The guardian ad litem's report also discussed Mr. Todd's educational efforts during his period of parole. According to records from National College, Mr. Todd consistently attended classes from Spring 2013 to Spring 2015. During this time, Mr. Todd "seems to have done quite well." In the May term of 2015, however, Mr. Todd attempted only two classes, withdrawing from one, and thereafter withdrew from all classes. The guardian ad litem could find no explanation for Mr. Todd's decision to stop attending classes when he was so close to receiving his Associate's Degree.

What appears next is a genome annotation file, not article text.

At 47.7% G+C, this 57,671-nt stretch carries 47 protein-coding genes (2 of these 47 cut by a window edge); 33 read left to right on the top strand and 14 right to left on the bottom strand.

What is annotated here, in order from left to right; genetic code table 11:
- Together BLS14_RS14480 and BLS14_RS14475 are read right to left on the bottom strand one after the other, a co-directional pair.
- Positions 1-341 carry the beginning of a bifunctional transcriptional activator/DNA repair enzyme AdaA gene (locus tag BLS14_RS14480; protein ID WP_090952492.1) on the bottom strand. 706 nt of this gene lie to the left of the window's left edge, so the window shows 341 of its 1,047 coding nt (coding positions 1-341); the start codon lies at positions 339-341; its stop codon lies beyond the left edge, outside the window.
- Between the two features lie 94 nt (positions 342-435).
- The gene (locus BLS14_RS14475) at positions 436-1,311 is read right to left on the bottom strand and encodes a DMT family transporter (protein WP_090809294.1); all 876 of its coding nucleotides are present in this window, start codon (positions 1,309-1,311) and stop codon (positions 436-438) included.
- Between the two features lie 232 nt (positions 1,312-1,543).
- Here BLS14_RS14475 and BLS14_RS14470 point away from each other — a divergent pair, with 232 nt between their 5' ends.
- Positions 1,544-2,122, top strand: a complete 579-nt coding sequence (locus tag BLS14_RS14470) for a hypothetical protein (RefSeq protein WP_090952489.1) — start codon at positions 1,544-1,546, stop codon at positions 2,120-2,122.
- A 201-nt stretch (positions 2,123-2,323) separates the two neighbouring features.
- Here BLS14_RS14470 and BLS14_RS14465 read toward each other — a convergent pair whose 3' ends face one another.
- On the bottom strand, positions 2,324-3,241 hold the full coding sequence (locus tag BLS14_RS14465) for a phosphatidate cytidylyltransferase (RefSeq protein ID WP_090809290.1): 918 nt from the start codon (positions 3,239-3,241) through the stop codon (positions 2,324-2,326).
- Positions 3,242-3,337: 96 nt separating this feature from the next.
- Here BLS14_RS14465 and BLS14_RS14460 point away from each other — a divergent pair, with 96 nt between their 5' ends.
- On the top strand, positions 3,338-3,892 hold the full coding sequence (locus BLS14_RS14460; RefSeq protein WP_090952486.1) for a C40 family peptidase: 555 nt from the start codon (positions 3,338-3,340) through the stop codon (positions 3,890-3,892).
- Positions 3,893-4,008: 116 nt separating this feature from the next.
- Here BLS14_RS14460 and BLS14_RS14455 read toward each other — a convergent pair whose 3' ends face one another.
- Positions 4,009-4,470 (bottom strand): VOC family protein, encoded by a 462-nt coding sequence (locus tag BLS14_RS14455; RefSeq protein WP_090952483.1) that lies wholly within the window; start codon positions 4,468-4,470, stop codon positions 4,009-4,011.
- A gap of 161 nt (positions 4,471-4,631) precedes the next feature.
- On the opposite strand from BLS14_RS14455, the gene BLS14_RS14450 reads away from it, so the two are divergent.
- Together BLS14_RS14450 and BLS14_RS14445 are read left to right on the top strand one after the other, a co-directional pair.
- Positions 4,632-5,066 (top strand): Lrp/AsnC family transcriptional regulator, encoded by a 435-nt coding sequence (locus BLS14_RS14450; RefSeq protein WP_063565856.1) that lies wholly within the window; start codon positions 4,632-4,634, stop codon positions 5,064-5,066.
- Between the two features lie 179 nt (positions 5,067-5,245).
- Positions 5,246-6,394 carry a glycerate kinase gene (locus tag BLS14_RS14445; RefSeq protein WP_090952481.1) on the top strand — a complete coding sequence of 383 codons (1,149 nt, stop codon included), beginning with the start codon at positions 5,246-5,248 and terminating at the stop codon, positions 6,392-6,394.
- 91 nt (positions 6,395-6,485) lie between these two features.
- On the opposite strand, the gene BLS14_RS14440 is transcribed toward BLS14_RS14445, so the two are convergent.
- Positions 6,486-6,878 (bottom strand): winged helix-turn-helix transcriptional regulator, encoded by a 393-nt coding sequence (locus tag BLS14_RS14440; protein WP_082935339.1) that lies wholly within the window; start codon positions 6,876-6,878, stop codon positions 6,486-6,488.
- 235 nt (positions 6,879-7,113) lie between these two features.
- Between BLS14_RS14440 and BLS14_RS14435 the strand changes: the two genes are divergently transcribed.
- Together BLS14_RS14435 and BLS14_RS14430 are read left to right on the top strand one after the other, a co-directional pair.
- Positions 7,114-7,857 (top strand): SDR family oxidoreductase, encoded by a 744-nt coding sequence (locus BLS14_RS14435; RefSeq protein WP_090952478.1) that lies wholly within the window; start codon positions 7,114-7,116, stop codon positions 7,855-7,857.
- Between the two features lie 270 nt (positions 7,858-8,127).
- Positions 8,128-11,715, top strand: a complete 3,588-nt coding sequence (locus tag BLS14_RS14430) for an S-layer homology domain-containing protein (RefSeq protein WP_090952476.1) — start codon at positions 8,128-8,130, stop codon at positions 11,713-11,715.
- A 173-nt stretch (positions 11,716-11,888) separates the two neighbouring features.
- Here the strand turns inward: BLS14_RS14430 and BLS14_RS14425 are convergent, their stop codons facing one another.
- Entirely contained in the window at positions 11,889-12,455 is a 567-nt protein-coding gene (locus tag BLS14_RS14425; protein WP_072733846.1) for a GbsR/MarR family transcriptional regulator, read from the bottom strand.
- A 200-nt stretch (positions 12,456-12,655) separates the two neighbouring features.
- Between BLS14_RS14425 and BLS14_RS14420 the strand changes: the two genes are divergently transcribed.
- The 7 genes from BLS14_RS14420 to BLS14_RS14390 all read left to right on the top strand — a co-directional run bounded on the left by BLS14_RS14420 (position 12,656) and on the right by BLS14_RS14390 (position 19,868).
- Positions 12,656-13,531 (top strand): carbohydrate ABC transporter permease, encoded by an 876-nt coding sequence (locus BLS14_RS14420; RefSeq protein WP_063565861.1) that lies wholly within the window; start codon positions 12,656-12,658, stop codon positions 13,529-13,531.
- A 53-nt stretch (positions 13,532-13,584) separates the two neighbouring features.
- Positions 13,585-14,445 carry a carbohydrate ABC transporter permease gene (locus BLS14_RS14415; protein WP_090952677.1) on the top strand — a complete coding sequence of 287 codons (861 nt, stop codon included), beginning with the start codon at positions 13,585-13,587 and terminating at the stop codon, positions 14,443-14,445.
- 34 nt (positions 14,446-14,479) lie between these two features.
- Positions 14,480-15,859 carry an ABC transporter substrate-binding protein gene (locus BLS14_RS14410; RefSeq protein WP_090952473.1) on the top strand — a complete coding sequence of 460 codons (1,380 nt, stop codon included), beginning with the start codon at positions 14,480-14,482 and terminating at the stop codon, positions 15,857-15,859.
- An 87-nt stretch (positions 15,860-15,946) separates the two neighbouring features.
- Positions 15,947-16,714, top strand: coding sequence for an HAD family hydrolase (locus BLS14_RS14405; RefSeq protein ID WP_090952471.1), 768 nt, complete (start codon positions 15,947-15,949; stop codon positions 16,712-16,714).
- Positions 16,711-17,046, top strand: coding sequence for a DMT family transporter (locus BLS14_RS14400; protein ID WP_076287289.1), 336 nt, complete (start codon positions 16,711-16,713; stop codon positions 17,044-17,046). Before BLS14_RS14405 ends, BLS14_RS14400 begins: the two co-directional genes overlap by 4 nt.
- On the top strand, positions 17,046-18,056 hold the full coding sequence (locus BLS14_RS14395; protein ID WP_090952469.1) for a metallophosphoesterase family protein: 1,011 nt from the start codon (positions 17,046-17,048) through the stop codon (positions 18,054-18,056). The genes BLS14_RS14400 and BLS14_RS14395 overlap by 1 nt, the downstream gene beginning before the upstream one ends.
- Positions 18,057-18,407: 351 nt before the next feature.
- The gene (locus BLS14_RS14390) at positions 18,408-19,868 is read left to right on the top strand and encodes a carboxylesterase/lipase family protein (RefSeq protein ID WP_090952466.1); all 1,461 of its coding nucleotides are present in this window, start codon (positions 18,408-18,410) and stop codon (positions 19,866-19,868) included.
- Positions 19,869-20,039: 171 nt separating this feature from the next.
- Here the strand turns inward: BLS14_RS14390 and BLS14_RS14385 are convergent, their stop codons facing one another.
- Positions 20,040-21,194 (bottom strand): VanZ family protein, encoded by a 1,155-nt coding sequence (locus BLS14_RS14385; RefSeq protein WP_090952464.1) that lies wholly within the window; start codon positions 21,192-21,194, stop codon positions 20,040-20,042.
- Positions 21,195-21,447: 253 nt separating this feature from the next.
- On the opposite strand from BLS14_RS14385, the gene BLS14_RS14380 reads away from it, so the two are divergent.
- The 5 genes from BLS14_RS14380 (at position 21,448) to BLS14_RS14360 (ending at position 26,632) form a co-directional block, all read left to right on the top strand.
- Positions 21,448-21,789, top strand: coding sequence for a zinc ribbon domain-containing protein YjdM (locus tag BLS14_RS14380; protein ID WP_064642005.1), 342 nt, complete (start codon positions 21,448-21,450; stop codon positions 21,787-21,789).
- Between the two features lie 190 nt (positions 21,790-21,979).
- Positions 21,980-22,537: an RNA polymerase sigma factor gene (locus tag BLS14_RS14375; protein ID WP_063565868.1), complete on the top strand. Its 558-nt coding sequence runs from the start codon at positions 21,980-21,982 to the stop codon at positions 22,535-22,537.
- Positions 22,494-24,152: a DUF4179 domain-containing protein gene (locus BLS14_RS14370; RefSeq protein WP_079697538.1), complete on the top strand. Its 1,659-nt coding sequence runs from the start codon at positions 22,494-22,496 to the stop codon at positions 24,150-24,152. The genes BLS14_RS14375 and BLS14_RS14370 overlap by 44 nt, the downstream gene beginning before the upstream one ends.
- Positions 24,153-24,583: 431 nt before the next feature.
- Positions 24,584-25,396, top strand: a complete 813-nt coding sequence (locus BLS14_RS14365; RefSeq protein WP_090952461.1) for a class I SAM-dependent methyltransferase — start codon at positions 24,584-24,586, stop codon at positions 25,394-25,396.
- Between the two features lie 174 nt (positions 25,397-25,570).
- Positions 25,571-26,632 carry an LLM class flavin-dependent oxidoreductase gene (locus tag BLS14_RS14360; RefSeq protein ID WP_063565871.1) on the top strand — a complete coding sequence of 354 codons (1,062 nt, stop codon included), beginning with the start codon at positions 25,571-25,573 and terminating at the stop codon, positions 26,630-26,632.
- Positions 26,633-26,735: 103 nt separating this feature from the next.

Finally, the guardian ad litem made its recommendation as to whether a conservatorship was needed. The trial court first noted that the case was "extremely difficult and . . . required more investigation and time than typically needed." The guardian ad litem noted that while Mr. Todd appeared to have functioned well outside of prison, he had substantially deteriorated since his return to incarceration, such that he has "serious difficulty managing his mental condition." Because of Mr. Todd's serious mental breakdowns during times of stress, " his delusions, and "the ...